Site icon Ridgway RiverFest – Saturday, June 29, 2024

2022 Ridgway RiverFest Winners Announced

A small, but enthusiastic group of boaters entered the river races at the 2022 Ridgway RiverFest on June 25. The winners of all race categories won a limited edition 2022 Ridgway RiverFest award, handcrafted by Ridgway artist Joanne Taplin and donated by Canyon Bridge. See our winners list below and read the interview with the Junk of the Unc Champions.

Hard-shell Boat Race Winners

1st place- William Krois

Inflatable Boat Race Winners

1st place- Chuck Heywood

2nd place- Rachel Moreno

Stand-up Paddleboard Race Winners

1st place- Scott Powers

2nd place- Ryan Stefas

3rd place- Jason Burnell

Rubber Ducky Race Winner

1st place- Kim Mitchell, Prize: Ridgway Lodge Stay & Soak Package

Junk of the Unc Winners

1st place- Wick family with “USS BOat-ly” made of Oat-ly oat milk cartons, Special Prize for best reuse of materials: HALA Carbon LeverLock Adjustable SUP Paddle donated by Marisa Murphy

2nd place- Orion Krois with “BRUTE by faberge” made out of trash cans and recycling bins

3rd place- Amanda Gabrielson with “F/V Let’s get Radical” (F/V = Floating Vessel) made out of old 5-gallon water jugs from Montrose Water Factory, an old kid’s sled and a paddle made in 1995 and used during the Ocean to Ocean Cayuco Race in Panama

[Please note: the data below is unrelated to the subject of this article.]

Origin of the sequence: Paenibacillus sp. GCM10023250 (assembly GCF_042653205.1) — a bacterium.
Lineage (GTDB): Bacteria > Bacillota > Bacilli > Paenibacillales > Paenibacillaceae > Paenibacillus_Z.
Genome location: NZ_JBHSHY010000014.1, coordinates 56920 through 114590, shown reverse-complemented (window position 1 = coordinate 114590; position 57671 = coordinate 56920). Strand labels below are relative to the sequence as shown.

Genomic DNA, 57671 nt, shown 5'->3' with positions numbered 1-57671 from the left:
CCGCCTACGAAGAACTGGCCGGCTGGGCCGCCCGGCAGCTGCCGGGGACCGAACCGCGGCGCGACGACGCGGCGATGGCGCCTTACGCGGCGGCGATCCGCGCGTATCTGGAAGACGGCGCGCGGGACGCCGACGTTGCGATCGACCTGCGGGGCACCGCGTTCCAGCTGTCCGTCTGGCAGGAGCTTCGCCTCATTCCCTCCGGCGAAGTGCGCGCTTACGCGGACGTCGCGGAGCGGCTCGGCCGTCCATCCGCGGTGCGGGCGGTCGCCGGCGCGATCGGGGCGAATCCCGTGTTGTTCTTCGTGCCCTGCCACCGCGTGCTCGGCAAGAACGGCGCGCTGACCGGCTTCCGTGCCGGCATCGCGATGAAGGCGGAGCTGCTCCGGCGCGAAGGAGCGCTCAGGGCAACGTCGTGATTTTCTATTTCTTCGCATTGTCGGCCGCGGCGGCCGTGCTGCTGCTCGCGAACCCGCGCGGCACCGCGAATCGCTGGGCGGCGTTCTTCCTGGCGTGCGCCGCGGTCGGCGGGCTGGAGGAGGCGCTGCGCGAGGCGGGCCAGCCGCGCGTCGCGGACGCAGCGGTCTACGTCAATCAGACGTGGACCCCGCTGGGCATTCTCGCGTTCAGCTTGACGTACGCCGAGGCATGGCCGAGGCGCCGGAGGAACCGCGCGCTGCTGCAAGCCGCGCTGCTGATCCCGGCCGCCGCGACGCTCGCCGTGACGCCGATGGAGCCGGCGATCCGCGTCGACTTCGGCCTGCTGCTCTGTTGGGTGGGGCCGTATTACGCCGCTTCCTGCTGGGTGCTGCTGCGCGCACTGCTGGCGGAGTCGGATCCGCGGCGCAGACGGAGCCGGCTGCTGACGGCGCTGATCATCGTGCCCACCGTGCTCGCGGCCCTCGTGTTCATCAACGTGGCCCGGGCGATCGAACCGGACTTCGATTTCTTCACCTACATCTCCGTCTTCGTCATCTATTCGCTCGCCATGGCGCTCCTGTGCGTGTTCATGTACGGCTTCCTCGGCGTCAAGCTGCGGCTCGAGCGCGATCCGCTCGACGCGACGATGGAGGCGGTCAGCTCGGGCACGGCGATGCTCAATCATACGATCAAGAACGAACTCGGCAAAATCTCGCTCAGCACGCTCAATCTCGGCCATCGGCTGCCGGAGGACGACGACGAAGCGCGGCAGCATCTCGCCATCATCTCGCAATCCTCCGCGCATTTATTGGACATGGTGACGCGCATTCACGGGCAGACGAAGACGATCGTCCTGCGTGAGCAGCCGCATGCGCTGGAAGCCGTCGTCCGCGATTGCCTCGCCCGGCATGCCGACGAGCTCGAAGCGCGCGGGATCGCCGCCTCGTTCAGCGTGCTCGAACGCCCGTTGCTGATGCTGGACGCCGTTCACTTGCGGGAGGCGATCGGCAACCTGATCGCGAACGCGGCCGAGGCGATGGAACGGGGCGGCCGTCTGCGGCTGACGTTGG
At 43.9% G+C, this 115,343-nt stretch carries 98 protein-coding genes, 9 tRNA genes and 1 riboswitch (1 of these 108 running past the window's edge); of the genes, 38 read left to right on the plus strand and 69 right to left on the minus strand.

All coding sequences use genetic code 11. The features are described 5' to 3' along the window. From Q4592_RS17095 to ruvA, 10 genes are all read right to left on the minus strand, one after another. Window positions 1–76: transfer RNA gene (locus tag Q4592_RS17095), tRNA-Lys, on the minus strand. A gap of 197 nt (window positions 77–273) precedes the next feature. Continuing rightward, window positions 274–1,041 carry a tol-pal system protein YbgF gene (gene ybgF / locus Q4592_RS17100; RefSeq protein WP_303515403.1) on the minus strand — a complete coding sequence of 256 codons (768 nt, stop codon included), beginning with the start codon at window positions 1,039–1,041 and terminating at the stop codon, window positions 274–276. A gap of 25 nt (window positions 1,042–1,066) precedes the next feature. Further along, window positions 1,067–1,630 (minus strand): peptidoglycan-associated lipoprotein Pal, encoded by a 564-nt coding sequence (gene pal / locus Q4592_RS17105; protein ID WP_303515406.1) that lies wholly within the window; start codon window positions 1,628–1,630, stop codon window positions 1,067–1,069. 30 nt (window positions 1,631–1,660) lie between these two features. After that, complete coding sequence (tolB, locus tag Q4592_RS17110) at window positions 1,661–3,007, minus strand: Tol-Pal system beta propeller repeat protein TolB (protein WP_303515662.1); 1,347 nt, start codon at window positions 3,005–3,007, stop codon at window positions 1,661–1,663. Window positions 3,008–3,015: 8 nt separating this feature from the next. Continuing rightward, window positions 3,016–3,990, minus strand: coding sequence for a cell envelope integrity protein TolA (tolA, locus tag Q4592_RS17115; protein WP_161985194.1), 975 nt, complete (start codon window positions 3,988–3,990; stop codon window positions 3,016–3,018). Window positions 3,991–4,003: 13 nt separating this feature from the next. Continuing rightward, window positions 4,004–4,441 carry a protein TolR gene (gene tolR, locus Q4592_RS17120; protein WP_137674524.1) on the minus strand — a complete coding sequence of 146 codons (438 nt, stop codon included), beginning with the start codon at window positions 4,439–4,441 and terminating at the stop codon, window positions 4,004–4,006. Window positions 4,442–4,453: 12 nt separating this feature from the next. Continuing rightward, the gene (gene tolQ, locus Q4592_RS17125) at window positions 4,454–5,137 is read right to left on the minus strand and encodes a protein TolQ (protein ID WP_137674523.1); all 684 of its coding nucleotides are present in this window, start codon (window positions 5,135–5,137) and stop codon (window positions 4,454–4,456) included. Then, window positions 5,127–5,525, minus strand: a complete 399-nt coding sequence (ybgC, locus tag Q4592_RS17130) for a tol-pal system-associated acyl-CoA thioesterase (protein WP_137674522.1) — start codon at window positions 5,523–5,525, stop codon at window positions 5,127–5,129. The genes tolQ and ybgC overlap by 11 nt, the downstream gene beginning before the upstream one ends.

Interview with the 2022 Junk of the Unc Champions

Nate Wick and his children, 13-year-old Sunny and 11-year-old Dory, impressed festivalgoers and judges alike with their style and skills on the Uncompahgre River at the 2022 Ridgway RiverFest on June 25. During the week after their achievement, the three champions shared their competitive strategy with their three-person, homemade watercraft and tips for future Junk of the Unc-ers.

What was your inspiration for your Junk?

Nate: My inspiration was watching last year’s race and saying, “I need to build a boat!” Both kids wanted to do it but there was an argument about who could ride in the boat, so we just built it big enough for all three of us to ride.

(Editor’s note: Most Junks can only carry one or two people, though the most ambitious competitors have three or four riders.)

Please tell me about the Oat-ly oat milk cartons that you constructed your Junk from.

Dory: We collected a ton in our living room!

Nate: It took 164 cartons to build, but we saved hundreds. We use so many of them at Cimmaron Coffee & Books (the Wick’s family business). I thought these things can float great, and I could see that I could easily build a boat.

Dory: We cut off the caps and taped over the holes so no water could get inside. Then we stuck two together and taped them with clear packing tape. We cut boards of different lengths and taped them together

Nate: It took three rolls of packing tape, one roll of duct tape, and one can of spray foam to fill the cracks.

How long did it take to build?

I remembered that RiverFest was coming up on Saturday on the Tuesday before the festival, and we started building on the Wednesday before the race. It took about eight hours.